Chinese Journal of Mathematics

Volume 2016, Article ID 8320742, 5 pages

http://dx.doi.org/10.1155/2016/8320742

## Sectional Category of the Ganea Fibrations and Higher Relative Category

Département de Mathématiques, Université de Lille 1, 59655 Villeneuve d’Ascq Cedex, France

Received 7 April 2016; Accepted 29 June 2016

Academic Editor: Dan Burghelea

Copyright © 2016 Jean-Paul Doeraene. This is an open access article distributed under the Creative Commons Attribution License, which permits unrestricted use, distribution, and reproduction in any medium, provided the original work is properly cited.

#### Abstract

We first compute James’ sectional category (secat) of the Ganea map of any map in terms of the sectional category of : we show that is the integer part of . Next we compute the relative category (relcat) of . In order to do this, we introduce the relative category of order () of a map and show that is the integer part of . Then we establish some inequalities linking secat and relcat of any order: we show that and . We give examples that show that these inequalities may be strict.

#### 1. Introduction

The “Lusternik-Schnirelmann category” of a topological space is the least integer such that can be covered by open subsets () such that each inclusion is nullhomotopic; that is, the based path-space fibration has a partial section on . More generally, the “sectional category” of a fibration , originally defined by Schwarz [1], is the least integer such that can be covered by open subsets with a partial section of on each of these sets. This notion extends to any continuous map by taking the standard homotopy replacement of by a fibration and setting . So . Sectional category earned its renown recently as Farber’s notion of “topological complexity” [2] of a space , which measures the difficulty of solving the motion planning problem: the topological complexity of is the sectional category of the diagonal or equivalently of the (unbased) fibration .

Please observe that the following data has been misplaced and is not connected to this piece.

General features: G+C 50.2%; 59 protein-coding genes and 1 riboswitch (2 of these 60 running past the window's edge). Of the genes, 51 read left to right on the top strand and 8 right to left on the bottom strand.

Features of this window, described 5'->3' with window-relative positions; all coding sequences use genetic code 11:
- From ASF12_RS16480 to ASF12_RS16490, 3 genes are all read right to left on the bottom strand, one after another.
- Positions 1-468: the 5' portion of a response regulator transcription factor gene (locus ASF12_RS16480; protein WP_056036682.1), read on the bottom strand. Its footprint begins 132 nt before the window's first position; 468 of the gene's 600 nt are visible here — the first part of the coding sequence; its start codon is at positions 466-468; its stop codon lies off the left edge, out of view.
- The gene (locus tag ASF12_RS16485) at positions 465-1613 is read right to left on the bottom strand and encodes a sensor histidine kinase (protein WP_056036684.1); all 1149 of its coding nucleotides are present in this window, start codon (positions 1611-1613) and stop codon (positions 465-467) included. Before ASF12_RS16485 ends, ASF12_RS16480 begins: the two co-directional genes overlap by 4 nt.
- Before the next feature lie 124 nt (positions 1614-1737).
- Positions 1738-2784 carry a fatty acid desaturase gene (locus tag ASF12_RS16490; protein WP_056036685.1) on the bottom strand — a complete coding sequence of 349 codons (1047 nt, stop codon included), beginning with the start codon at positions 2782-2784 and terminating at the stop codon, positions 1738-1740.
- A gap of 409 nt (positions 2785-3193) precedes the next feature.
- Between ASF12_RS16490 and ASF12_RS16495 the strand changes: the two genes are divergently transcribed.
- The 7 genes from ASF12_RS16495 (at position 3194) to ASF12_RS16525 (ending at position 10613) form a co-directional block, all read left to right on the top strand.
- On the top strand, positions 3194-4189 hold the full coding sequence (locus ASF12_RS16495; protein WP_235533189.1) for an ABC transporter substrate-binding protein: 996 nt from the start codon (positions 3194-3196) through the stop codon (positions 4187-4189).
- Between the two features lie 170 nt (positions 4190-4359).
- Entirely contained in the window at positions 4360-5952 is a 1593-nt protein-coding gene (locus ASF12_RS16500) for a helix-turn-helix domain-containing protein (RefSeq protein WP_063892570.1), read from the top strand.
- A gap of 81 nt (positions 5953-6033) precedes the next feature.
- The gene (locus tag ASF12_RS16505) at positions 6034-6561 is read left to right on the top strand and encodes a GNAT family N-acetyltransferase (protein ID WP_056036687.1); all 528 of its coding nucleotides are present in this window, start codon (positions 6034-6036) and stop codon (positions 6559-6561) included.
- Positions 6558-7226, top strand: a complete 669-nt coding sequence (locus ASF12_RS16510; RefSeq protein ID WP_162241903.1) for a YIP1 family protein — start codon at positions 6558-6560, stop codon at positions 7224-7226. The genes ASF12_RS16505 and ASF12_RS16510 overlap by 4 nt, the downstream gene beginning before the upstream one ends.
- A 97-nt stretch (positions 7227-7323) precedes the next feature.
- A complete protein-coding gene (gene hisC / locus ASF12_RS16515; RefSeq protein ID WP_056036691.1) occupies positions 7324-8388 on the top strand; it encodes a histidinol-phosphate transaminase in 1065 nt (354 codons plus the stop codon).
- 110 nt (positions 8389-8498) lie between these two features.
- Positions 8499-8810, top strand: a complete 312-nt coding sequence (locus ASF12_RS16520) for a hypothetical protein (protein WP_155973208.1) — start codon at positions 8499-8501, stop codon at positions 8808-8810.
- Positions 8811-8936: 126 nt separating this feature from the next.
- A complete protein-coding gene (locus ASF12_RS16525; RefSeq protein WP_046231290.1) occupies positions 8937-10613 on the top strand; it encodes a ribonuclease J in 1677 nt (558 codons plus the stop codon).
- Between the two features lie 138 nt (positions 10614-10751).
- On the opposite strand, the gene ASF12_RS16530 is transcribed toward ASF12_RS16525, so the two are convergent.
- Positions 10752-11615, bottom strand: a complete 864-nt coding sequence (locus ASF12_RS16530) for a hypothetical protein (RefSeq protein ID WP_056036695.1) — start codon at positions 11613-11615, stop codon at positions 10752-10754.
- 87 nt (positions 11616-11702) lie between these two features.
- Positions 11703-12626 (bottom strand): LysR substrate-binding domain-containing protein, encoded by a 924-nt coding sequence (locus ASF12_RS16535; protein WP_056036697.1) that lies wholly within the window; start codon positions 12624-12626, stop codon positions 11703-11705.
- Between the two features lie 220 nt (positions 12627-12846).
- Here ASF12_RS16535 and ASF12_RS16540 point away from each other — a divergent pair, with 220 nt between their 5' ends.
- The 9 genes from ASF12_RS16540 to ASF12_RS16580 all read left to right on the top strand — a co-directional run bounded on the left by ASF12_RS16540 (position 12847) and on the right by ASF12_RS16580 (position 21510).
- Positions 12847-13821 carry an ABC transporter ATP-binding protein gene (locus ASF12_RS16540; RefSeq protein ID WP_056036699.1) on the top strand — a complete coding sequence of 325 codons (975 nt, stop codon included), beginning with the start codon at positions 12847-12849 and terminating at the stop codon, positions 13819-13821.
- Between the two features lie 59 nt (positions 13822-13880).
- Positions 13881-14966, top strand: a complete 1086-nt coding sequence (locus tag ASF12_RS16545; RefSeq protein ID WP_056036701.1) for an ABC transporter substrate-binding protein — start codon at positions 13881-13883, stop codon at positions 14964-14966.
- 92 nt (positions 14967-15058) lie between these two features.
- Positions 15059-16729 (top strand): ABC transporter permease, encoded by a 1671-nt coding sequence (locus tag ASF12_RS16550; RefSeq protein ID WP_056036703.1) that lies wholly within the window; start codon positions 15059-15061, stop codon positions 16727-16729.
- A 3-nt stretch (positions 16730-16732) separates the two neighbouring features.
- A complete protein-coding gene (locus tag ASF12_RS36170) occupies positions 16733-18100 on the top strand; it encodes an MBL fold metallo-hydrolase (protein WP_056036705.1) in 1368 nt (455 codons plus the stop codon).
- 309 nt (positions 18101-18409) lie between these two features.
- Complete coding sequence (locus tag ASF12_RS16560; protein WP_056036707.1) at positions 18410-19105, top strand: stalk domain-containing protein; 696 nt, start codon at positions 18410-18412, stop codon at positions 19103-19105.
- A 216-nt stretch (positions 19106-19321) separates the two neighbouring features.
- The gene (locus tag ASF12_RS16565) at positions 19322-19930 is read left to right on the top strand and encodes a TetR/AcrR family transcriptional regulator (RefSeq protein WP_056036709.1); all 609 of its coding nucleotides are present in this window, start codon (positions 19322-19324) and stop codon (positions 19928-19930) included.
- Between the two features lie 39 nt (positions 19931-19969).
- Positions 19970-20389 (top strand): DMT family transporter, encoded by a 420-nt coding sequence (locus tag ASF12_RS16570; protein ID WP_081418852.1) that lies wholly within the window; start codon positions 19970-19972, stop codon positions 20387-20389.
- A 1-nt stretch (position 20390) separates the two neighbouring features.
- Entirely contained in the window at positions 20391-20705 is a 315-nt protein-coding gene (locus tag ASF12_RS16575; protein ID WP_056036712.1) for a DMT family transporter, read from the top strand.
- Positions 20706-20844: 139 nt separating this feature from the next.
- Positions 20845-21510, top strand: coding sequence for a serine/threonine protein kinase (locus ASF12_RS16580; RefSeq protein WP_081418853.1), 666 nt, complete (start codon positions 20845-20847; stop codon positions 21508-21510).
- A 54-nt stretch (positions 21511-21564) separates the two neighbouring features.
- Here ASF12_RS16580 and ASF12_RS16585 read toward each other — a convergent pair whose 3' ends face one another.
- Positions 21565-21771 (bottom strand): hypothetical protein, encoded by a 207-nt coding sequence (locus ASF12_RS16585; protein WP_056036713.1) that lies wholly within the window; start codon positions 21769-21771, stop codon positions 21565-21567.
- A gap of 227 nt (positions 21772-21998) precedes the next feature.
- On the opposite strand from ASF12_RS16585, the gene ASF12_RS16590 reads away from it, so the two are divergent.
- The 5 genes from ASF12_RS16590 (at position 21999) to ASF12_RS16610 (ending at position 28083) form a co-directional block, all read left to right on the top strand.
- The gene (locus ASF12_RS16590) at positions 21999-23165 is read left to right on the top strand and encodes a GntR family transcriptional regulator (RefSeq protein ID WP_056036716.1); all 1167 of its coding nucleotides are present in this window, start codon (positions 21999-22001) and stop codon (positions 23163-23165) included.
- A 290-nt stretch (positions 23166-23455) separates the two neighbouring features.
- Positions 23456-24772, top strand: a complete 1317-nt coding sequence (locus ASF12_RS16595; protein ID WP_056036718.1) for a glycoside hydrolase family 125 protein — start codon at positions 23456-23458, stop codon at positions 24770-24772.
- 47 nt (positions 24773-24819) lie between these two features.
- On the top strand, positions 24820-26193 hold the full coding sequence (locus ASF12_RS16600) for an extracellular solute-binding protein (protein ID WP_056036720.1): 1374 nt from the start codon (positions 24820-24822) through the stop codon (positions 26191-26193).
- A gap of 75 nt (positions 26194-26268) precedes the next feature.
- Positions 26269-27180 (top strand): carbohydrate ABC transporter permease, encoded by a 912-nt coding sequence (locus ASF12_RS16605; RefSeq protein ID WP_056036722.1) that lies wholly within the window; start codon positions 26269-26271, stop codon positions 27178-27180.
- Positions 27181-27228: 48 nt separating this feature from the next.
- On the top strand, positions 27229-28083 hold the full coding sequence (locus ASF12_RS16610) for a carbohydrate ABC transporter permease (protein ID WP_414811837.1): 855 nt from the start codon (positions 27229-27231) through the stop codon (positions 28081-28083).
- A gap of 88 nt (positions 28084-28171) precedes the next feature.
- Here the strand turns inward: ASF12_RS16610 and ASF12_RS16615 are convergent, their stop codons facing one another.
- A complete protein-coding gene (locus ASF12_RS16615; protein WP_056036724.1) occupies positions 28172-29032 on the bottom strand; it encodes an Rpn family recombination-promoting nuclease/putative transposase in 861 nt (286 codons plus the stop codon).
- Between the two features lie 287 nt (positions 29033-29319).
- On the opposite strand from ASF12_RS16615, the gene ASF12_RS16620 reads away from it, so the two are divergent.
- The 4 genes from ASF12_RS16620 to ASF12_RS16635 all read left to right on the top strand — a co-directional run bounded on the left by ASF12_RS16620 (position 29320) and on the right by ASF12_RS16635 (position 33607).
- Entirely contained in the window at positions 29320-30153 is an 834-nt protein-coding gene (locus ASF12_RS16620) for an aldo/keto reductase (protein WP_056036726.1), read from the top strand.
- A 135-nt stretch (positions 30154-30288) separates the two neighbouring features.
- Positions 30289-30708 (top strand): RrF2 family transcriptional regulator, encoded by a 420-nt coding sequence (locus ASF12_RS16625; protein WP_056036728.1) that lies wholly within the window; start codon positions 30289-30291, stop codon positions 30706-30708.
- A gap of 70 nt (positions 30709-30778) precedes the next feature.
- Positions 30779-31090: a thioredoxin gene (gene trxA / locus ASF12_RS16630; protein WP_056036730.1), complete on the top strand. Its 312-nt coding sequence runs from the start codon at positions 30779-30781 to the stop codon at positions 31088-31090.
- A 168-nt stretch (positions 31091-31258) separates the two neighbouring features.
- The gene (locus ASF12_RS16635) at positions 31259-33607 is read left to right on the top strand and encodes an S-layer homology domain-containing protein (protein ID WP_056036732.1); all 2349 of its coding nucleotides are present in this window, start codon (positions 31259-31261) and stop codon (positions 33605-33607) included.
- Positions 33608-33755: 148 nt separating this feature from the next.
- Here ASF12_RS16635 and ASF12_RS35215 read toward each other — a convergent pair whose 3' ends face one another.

For a given space , Ganea [3] defined a sequence of fibrations for , starting with . The fundamental property of the sequence is that it gives another criterion for detecting the category: is the least such that has a section (at least for a sufficiently nice space: normal, well pointed). This construction can be generalized for any map ; that is, there is a sequence of maps , starting with , and is the least such that has a homotopy section; see Definition 3. We recover the Ganea construction when ; in this case we write instead of .

In this paper, we first show that the sectional category of th Ganea map of is the integer part of . More generally, the sectional category of the Ganea map associated with any map is the integer part of .

As we may “think of” the sectional category as the degree of obstruction for a map to have a homotopy section, this shows us how this degree of obstruction decreases when we consider the successive Ganea maps. For instance, for a space with , the successive values of for are

In [4], we used the same Ganea-type construction to define the “relative category” of a map ( for short). As a particular case, the relative category of the diagonal map is the “monoidal topological complexity” of defined in [5]. It turns out that the relative category can differ from the sectional category by at most one. More precisely, we have This establishes a dichotomy between maps: those for which the sectional category equals the relative category and those for which they differ by 1.

In this paper we introduce the “relative category of order ” () and show that the relative category of th Ganea map associated with a map is the integer part of . When , we write .

*Warning*. Despite is sometimes used in the literature for Fox’s -dimensional category, this is* not* the meaning of this notation in this paper.

We link all these invariants together by several inequalities:

Finally, we show that, with some hypothesis on the connectivity of and the homotopical dimension of the source of , for all .

For a given space (resp.: map ), the set of integers for which the equality (resp., ) holds is an interesting datum about this space (resp., map). The maximum number of such integers is (resp., ). For instance, for , there is just one such , which is 0: namely,

#### 2. Sectional Category of the Ganea Maps

We use the symbol both to mean that maps are homotopic and to mean that spaces are of the same homotopy type. We denote the integer part of a rational number by .

We build all our spaces and maps with “homotopy commutative diagrams,” especially “homotopy pullbacks” and “homotopy pushouts,” in the spirit of [6].

Recall the following construction.

*Definition 1. *For any map , the* Ganea construction* of is the following sequence of homotopy commutative diagrams ():